THE TALE OF THE LOST LAND
CHAPTER 1: CAMELOT
"Camelot--Camelot," said I to myself. "I don't seem to remember
hearing of it before. Name of the asylum, likely."
It was a soft, reposeful summer landscape, as lovely as a dream,
and as lonesome as Sunday. The air was full of the smell of
flowers, and the buzzing of insects, and the twittering of birds,
and there were no people, no wagons, there was no stir of life,
nothing going on. The road was mainly a winding path with hoof-prints
in it, and now and then a faint trace of wheels on either side in
the grass--wheels that apparently had a tire as broad as one's hand.
Presently a fair slip of a girl, about ten years old, with a cataract
of golden hair streaming down over her shoulders, came along.
Around her head she wore a hoop of flame-red poppies. It was as
sweet an outfit as ever I saw, what there was of it. She walked
indolently along, with a mind at rest, its peace reflected in her
innocent face. The circus man paid no attention to her; didn't
even seem to see her. And she--she was no more startled at his
fantastic make-up than if she was used to his like every day of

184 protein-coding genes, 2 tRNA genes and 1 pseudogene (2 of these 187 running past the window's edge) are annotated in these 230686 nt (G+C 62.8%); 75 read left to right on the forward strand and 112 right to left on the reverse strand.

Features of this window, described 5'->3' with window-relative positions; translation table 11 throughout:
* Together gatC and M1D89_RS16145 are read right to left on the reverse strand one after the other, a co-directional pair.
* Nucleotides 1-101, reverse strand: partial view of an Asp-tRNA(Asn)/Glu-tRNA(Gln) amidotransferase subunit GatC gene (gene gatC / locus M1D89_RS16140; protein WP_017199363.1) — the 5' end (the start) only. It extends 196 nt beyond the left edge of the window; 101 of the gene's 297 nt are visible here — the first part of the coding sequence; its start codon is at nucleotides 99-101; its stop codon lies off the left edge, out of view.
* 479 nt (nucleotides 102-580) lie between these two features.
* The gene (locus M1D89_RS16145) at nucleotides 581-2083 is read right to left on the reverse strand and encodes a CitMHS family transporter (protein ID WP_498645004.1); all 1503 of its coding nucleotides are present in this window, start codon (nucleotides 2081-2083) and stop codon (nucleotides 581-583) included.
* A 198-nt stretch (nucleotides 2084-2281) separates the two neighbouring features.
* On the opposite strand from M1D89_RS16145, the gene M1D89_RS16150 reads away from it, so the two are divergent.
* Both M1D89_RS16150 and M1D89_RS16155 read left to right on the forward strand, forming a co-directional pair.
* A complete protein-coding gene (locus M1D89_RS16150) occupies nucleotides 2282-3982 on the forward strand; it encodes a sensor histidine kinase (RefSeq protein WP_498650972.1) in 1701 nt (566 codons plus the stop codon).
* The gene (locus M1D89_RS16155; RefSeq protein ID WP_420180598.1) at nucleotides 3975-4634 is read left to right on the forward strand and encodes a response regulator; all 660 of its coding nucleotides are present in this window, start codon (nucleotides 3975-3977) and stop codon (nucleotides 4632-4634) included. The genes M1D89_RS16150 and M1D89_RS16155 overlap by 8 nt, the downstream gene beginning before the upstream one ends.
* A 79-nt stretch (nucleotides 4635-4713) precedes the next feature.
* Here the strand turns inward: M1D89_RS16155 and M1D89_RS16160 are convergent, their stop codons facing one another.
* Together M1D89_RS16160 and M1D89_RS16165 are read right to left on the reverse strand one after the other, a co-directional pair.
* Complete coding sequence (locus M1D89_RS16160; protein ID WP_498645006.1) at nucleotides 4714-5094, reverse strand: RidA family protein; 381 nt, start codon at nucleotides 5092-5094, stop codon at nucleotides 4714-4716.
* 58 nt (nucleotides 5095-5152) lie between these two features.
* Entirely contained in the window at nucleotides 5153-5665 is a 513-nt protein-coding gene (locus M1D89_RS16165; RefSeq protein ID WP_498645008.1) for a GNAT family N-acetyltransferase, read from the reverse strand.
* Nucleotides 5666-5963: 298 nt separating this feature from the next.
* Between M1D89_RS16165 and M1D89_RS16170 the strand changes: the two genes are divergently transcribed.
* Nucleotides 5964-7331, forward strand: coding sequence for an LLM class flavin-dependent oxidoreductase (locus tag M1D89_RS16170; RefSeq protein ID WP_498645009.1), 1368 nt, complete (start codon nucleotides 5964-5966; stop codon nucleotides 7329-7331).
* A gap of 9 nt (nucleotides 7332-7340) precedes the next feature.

her life. She was going by as indifferently as she might have gone
by a couple of cows; but when she happened to notice me, then
there was a change! Up went her hands, and she was turned to stone;
her mouth dropped open, her eyes stared wide and timorously, she
was the picture of astonished curiosity touched with fear. And
there she stood gazing, in a sort of stupefied fascination, till
we turned a corner of the wood and were lost to her view. That
she should be startled at me instead of at the other man, was too
many for me; I couldn't make head or tail of it. And that she
should seem to consider me a spectacle, and totally overlook her
own merits in that respect, was another puzzling thing, and a
display of magnanimity, too, that was surprising in one so young.
There was food for thought here. I moved along as one in a dream.